[Robert Baruch] had something strange on his hands. He had carefully decapped 74LS189 16×4 static RAM, only to find that it wasn’t a RAM at all. The silicon die inside the plastic package even had analog elements, which is not what one would expect to find in an SRAM. But what was it? A quick tweet brought in the cavalry, in the form of chip analysis expert [Ken Shirriff].
[Ken] immediately realized the part [Robert] had uncovered wasn’t a 74 series chip at all. The power and ground pins were in the wrong places. Even the transistors were small CMOS devices, where a 74 series part would use larger bipolar transistors. The most glaring difference between the mystery device and a real LS819 was the analog elements. The mystery chip had a resistor network, arranged as an R-2R ladder. This configuration is often used as a simple Digital to Analog Converter (DAC).
Further analysis of the part revealed that the DAC was driven by a mask ROM that was itself indexed using a linear feedback shift register. [Ken] used all this information to plot out the analog signal the chip would generate. It turned out to be a rather sorry looking sine wave.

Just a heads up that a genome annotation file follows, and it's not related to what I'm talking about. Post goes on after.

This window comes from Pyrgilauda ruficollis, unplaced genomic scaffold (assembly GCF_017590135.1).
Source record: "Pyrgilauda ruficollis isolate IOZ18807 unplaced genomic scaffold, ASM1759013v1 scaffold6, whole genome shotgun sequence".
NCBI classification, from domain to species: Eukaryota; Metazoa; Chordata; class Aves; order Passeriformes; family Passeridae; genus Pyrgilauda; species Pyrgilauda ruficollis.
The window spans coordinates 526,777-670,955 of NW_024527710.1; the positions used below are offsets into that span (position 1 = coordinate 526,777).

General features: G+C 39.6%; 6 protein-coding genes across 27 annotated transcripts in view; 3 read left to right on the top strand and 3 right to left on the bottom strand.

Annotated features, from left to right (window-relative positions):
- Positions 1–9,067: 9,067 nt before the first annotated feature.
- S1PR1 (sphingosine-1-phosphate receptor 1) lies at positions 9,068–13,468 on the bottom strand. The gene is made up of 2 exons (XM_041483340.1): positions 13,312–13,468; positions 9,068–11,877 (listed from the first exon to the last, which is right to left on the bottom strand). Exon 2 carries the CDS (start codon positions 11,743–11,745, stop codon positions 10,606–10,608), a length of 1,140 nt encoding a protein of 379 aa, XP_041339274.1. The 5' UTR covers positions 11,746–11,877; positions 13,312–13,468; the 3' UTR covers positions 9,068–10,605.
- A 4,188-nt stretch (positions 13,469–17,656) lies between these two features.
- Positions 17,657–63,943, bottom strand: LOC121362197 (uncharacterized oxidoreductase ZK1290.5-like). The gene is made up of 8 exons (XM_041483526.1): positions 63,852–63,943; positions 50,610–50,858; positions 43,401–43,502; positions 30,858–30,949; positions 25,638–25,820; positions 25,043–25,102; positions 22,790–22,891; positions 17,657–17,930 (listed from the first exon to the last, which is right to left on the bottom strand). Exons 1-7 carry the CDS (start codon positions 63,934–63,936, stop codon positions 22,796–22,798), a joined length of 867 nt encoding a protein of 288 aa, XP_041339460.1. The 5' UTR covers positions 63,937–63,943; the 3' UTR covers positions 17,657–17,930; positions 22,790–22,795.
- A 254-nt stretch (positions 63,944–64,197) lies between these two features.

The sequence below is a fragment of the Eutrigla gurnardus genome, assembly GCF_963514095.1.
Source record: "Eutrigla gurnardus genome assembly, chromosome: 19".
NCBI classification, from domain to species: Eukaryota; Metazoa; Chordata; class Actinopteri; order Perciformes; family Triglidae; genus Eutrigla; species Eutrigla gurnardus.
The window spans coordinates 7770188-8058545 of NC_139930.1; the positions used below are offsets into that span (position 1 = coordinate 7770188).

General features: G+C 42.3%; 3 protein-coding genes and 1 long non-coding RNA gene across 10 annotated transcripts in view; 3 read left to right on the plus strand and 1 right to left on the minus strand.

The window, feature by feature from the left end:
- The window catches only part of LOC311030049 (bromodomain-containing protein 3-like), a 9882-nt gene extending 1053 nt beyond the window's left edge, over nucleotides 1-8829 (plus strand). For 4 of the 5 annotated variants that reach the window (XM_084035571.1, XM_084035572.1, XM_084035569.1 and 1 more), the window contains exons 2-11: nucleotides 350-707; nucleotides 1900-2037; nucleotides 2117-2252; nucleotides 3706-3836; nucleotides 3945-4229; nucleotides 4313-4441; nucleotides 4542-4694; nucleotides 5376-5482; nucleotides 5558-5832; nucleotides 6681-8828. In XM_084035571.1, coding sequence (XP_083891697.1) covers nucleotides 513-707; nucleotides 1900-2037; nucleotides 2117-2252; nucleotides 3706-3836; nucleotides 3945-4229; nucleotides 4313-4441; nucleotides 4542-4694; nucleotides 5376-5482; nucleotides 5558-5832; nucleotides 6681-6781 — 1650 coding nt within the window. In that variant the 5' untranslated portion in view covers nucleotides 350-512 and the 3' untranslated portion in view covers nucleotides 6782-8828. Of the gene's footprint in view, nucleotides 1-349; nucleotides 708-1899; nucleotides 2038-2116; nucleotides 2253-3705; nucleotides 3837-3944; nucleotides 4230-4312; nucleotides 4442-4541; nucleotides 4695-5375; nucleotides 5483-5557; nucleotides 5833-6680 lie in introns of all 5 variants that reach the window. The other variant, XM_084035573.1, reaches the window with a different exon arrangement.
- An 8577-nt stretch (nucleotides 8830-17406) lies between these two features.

The mystery part didn’t look like any function generator or audio chip of the era. [Ken] had to think about what sort of commodity part would use lookup tables to generate an audio waveform. The answer was as close as his telephone — a DTMF “touch tone” generator, specifically a knockoff of a Mostek MK5085.
Most investigators would have stopped there. Not [Ken] though. He delved into the construction and function of the DTMF generator. You can find the full analysis on his site. This isn’t [Ken’s] first rodeo with decapped chips. He’s previously examined the Intel 8008 and presented a talk on silicon reverse engineering at the 2016 Hackaday Superconference. [Robert] has also shown us how to pop the top of classic ceramic integrated circuits.